Photo by Ted Soqui

If you happen to turn too quickly while on your way to get a lap dance at Jumbo’s Clown Room, or if you’re on your way to see the Thai Elvis impersonator at the Palms restaurant, you may come across an enigma wrapped in wire and smothered in WD-40.

Bolt Gallery, with its futuristic sign (futuristic as far as circa 1980 was concerned) is nestled amid recognizable Thai Town smells — pad Thai, cigarettes, hot, summer macadam — and surrounded by familiar sounds: car horns, boom boxes, elderly strollers chattering in Thai, Vietnamese.

The place is most likely closed, its façade teasing you with the wondrous metallic monster in the window. Seven feet high, the sculpture seems to both beckon and warn, provoke and mystify.

A sign says, “No Photographs Please!” Another sign, as you knock on the locked door, says, “No Food! No Drinks! Thank You!”

The feeling of vague, surreal disquiet continues as a tallish man in a waiter’s apron and a CIA-like earpiece lopes out of a nearby restaurant, eyeing you suspiciously.

Looking torn between the restaurant and you — are there hardhearted customers demanding rice noodles? — he might then (if you’re lucky) open the gallery door with a great key ring, gesture for you to step forth, but quickly, quickly. Unsure of why you are there, unsure of what’s happening, you go in.

Inside, fiends, ogres, aliens, shogun warriors line the walls. Upon closer inspection, you notice the fiends and ogres have been meticulously crafted of gleaming machinery. An elegant serpent, made almost entirely from washers and bolts, glitters on the floor. An astonishingly rendered R2-D2 makes you wonder, “Why?”

“For love,” you are told. “We opened this gallery for Thai metal artists. We want people to see this work. All over the world. And they will.”

It’s usually one man’s dream that realizes the impossible: in this case, three men’s dreams. The artist of much of the work in the gallery, Winyu — no last name — lost his job in the Great Thai Recession of 1994.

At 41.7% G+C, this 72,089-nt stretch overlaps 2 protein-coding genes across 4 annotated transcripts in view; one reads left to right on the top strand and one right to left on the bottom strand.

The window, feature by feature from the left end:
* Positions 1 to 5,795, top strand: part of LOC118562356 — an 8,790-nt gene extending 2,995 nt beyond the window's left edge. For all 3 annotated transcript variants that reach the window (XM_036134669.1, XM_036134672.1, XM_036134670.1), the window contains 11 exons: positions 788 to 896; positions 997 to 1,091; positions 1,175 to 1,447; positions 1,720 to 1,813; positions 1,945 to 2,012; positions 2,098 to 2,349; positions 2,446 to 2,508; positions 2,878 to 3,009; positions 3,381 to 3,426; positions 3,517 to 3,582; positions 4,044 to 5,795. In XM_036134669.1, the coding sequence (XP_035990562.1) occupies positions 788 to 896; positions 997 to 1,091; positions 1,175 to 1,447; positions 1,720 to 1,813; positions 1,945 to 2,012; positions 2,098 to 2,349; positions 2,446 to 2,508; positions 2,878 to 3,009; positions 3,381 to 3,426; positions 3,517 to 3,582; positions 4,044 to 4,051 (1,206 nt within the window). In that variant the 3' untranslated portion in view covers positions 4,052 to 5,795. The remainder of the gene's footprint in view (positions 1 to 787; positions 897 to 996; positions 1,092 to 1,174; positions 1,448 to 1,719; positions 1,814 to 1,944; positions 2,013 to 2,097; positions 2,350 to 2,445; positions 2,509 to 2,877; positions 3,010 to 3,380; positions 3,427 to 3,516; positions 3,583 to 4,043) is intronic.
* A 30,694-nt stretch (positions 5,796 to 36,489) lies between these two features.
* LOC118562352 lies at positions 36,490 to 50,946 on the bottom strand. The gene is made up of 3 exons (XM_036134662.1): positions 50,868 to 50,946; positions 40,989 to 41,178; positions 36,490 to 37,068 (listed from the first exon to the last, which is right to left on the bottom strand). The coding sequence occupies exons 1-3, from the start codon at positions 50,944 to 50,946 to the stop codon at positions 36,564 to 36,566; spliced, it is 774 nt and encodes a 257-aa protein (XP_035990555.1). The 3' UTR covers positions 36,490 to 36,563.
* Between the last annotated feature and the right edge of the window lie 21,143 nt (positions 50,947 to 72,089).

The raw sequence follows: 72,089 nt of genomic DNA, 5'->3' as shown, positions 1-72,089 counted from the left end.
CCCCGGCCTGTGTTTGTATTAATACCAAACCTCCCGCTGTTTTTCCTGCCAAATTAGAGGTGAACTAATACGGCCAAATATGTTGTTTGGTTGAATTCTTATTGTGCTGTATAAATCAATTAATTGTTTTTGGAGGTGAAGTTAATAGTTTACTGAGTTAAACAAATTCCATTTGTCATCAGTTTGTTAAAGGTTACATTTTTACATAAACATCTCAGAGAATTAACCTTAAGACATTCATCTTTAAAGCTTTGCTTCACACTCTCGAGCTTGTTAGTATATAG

In case the casual-stumbler-upon-such-a-place doesn’t know there was a Great Thai Recession of 1994, the teller of the tale, James Jetmongkolrat, rolls his eyes to convey the economic horrors of the time. Many gave up on finding work in the desperate situation; others, like James’ inspiration, Winyu, decided a recession was the perfect time to chase a dream, become an artist. And so, a lover of sci-fi, of the extraterrestrial and fantastic, Winyu began to sculpt his imaginary creatures from car parts, hardware, cheap materials he found in Bangkok junkyards. Soon, Winyu was up to his neck in lock-and-nut aliens, spring-and-throttle potentiometer warlords. Bangkokians soon took note, and an art star was born half a world from L.A.

Enter his countrymen, A.K. Sutavimol and James. “We hadn’t liked art before, but we loved this,” James says. “We wanted to do something to get him known. But we were coming to America to study, and knew nothing about art.”

He pauses.

“Time went on. We were in college. We took menial jobs to pay the bills. We opened this gallery.”

He relates the facts easily. One imagines the actual events weren’t so easy.

Certainly, no art dealers have ever worked harder. James and A.K. still labor long hours at backbreaking day jobs as a waiter, a deliveryman. Only after hours can the two convene, tirelessly supervise the shipping of the pterodactyls and aliens from a world away. There are problems, of course. Time, mostly.

As it is, the Bolt Gallery is open from exactly 9 p.m. to 11 p.m. weeknights, when James finishes serving up endless plates of mint garlic shrimp. Gamely, he sits at the ultramodern metal table, waiting for collectors to find their way to him.

Amazingly, scores of them do.

The Bolt Gallery is, perhaps, just another dream in a city full of dreams, but it’s also an indicator that we are all many things, and we can do many things — fall in love with art, get inspired on a whim, travel across the world, start again and again and again, smash the label of waiter, student, immigrant. If only in our off-hours. For now.

“We’ll continue to look for new Thai artists,” James says.

“Our favorite thing is when people say they don’t like art but they like this,” A.K. says.


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